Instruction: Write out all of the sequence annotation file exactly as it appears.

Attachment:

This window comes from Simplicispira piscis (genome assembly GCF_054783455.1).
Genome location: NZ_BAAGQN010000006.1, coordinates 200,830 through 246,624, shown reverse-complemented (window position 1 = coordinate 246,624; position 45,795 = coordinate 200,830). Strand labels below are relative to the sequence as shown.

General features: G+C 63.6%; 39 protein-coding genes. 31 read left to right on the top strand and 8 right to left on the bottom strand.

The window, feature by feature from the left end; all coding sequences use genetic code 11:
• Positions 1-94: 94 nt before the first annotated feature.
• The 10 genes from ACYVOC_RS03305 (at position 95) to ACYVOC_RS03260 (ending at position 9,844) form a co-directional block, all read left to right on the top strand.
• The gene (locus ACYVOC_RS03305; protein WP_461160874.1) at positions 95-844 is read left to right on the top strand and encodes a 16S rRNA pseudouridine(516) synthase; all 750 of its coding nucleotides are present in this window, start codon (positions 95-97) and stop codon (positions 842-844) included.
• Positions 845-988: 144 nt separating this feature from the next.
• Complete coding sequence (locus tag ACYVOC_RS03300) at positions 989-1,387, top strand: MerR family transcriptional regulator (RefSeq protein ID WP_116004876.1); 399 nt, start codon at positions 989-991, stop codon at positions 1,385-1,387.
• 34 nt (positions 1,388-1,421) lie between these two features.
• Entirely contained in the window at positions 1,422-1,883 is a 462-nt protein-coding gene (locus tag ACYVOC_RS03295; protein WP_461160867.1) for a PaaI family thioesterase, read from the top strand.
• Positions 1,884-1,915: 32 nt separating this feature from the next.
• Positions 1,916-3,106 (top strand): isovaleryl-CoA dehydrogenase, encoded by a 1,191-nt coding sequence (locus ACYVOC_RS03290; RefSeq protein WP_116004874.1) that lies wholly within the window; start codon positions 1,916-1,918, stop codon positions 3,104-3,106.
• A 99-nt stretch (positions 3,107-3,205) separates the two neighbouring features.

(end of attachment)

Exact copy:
This window comes from Simplicispira piscis (genome assembly GCF_054783455.1).
Genome location: NZ_BAAGQN010000006.1, coordinates 200,830 through 246,624, shown reverse-complemented (window position 1 = coordinate 246,624; position 45,795 = coordinate 200,830). Strand labels below are relative to the sequence as shown.

General features: G+C 63.6%; 39 protein-coding genes. 31 read left to right on the top strand and 8 right to left on the bottom strand.

The window, feature by feature from the left end; all coding sequences use genetic code 11:
• Positions 1-94: 94 nt before the first annotated feature.
• The 10 genes from ACYVOC_RS03305 (at position 95) to ACYVOC_RS03260 (ending at position 9,844) form a co-directional block, all read left to right on the top strand.
• The gene (locus ACYVOC_RS03305; protein WP_461160874.1) at positions 95-844 is read left to right on the top strand and encodes a 16S rRNA pseudouridine(516) synthase; all 750 of its coding nucleotides are present in this window, start codon (positions 95-97) and stop codon (positions 842-844) included.
• Positions 845-988: 144 nt separating this feature from the next.
• Complete coding sequence (locus tag ACYVOC_RS03300) at positions 989-1,387, top strand: MerR family transcriptional regulator (RefSeq protein ID WP_116004876.1); 399 nt, start codon at positions 989-991, stop codon at positions 1,385-1,387.
• 34 nt (positions 1,388-1,421) lie between these two features.
• Entirely contained in the window at positions 1,422-1,883 is a 462-nt protein-coding gene (locus tag ACYVOC_RS03295; protein WP_461160867.1) for a PaaI family thioesterase, read from the top strand.
• Positions 1,884-1,915: 32 nt separating this feature from the next.
• Positions 1,916-3,106 (top strand): isovaleryl-CoA dehydrogenase, encoded by a 1,191-nt coding sequence (locus ACYVOC_RS03290; RefSeq protein WP_116004874.1) that lies wholly within the window; start codon positions 1,916-1,918, stop codon positions 3,104-3,106.
• A 99-nt stretch (positions 3,107-3,205) separates the two neighbouring features.